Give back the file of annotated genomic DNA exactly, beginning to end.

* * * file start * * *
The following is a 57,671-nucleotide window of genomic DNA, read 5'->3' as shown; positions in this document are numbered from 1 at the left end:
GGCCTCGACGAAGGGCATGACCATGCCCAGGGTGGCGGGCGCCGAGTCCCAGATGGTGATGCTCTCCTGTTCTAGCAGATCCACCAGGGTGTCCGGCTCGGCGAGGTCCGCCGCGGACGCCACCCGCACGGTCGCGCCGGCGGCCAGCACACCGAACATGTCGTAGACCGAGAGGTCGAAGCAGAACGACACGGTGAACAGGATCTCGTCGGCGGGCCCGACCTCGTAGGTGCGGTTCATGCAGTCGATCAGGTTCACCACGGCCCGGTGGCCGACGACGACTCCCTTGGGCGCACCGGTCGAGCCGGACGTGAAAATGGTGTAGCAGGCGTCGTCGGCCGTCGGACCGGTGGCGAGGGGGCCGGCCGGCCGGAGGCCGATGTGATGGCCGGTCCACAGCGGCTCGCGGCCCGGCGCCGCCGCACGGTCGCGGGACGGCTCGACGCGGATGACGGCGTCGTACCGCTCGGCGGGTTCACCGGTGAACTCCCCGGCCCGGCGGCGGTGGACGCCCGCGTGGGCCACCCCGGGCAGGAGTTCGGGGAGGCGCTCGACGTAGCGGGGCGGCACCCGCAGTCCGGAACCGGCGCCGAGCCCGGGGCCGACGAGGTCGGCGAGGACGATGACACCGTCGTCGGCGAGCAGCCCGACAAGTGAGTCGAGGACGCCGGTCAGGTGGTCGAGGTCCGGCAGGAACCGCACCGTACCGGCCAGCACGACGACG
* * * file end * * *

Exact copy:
The following is a 57,671-nucleotide window of genomic DNA, read 5'->3' as shown; positions in this document are numbered from 1 at the left end:
GGCCTCGACGAAGGGCATGACCATGCCCAGGGTGGCGGGCGCCGAGTCCCAGATGGTGATGCTCTCCTGTTCTAGCAGATCCACCAGGGTGTCCGGCTCGGCGAGGTCCGCCGCGGACGCCACCCGCACGGTCGCGCCGGCGGCCAGCACACCGAACATGTCGTAGACCGAGAGGTCGAAGCAGAACGACACGGTGAACAGGATCTCGTCGGCGGGCCCGACCTCGTAGGTGCGGTTCATGCAGTCGATCAGGTTCACCACGGCCCGGTGGCCGACGACGACTCCCTTGGGCGCACCGGTCGAGCCGGACGTGAAAATGGTGTAGCAGGCGTCGTCGGCCGTCGGACCGGTGGCGAGGGGGCCGGCCGGCCGGAGGCCGATGTGATGGCCGGTCCACAGCGGCTCGCGGCCCGGCGCCGCCGCACGGTCGCGGGACGGCTCGACGCGGATGACGGCGTCGTACCGCTCGGCGGGTTCACCGGTGAACTCCCCGGCCCGGCGGCGGTGGACGCCCGCGTGGGCCACCCCGGGCAGGAGTTCGGGGAGGCGCTCGACGTAGCGGGGCGGCACCCGCAGTCCGGAACCGGCGCCGAGCCCGGGGCCGACGAGGTCGGCGAGGACGATGACACCGTCGTCGGCGAGCAGCCCGACAAGTGAGTCGAGGACGCCGGTCAGGTGGTCGAGGTCCGGCAGGAACCGCACCGTACCGGCCAGCACGACGACG